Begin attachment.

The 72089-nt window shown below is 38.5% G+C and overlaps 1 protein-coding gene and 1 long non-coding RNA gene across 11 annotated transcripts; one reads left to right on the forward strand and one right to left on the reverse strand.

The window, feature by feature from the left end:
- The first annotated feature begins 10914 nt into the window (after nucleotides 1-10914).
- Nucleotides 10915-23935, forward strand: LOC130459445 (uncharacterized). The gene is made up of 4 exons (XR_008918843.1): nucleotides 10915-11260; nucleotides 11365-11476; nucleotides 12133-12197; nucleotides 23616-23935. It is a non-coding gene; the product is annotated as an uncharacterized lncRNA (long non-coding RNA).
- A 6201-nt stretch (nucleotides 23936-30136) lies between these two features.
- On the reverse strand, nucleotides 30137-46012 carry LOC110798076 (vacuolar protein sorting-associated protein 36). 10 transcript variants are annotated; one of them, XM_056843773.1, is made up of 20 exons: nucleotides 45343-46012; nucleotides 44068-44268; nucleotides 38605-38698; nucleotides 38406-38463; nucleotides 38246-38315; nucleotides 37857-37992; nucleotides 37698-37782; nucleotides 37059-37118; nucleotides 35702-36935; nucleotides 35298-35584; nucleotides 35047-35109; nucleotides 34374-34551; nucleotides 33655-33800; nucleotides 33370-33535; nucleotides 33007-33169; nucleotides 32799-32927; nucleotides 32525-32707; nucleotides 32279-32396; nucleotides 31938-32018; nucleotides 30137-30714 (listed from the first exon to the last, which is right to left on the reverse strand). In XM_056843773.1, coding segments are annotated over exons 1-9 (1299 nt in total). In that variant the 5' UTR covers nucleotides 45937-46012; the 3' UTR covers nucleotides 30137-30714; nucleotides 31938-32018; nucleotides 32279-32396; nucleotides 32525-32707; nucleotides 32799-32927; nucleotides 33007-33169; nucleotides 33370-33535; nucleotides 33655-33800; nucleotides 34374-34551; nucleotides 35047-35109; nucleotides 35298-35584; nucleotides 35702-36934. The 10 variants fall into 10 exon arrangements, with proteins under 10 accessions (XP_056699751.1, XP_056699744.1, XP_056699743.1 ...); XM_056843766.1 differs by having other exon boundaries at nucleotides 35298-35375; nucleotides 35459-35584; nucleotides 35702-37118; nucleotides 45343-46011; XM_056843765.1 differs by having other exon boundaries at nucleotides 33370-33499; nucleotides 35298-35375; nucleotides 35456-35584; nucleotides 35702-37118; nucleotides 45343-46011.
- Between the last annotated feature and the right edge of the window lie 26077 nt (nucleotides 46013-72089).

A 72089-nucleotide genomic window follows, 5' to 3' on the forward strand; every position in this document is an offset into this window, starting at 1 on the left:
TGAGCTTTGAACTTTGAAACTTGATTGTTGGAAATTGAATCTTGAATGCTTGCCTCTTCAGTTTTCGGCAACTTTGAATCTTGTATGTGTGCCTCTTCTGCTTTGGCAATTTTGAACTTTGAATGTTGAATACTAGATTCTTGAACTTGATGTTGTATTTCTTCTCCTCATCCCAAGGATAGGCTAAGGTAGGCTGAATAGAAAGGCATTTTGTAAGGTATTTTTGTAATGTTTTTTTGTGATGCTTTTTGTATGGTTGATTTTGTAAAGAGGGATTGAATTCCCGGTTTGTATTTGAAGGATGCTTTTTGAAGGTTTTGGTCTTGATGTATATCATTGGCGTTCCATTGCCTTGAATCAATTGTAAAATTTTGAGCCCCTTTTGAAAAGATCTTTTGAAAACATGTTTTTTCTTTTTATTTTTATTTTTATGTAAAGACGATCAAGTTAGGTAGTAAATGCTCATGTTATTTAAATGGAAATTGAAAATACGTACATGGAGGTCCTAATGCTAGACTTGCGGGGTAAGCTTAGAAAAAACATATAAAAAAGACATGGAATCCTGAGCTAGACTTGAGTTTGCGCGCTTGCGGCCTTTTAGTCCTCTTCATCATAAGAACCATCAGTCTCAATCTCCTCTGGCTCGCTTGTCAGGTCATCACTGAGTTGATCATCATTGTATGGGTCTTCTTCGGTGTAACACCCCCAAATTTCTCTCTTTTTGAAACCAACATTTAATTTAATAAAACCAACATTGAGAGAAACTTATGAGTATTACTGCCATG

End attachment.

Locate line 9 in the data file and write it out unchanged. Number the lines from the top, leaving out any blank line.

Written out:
TGAGCTTTGAACTTTGAAACTTGATTGTTGGAAATTGAATCTTGAATGCTTGCCTCTTCAGTTTTCGGCAACTTTGAATCTTGTATGTGTGCCTCTTCTGCTTTGGCAATTTTGAACTTTGAATGTTGAATACTAGATTCTTGAACTTGATGTTGTATTTCTTCTCCTCATCCCAAGGATAGGCTAAGGTAGGCTGAATAGAAAGGCATTTTGTAAGGTATTTTTGTAATGTTTTTTTGTGATGCTTTTTGTATGGTTGATTTTGTAAAGAGGGATTGAATTCCCGGTTTGTATTTGAAGGATGCTTTTTGAAGGTTTTGGTCTTGATGTATATCATTGGCGTTCCATTGCCTTGAATCAATTGTAAAATTTTGAGCCCCTTTTGAAAAGATCTTTTGAAAACATGTTTTTTCTTTTTATTTTTATTTTTATGTAAAGACGATCAAGTTAGGTAGTAAATGCTCATGTTATTTAAATGGAAATTGAAAATACGTACATGGAGGTCCTAATGCTAGACTTGCGGGGTAAGCTTAGAAAAAACATATAAAAAAGACATGGAATCCTGAGCTAGACTTGAGTTTGCGCGCTTGCGGCCTTTTAGTCCTCTTCATCATAAGAACCATCAGTCTCAATCTCCTCTGGCTCGCTTGTCAGGTCATCACTGAGTTGATCATCATTGTATGGGTCTTCTTCGGTGTAACACCCCCAAATTTCTCTCTTTTTGAAACCAACATTTAATTTAATAAAACCAACATTGAGAGAAACTTATGAGTATTACTGCCATG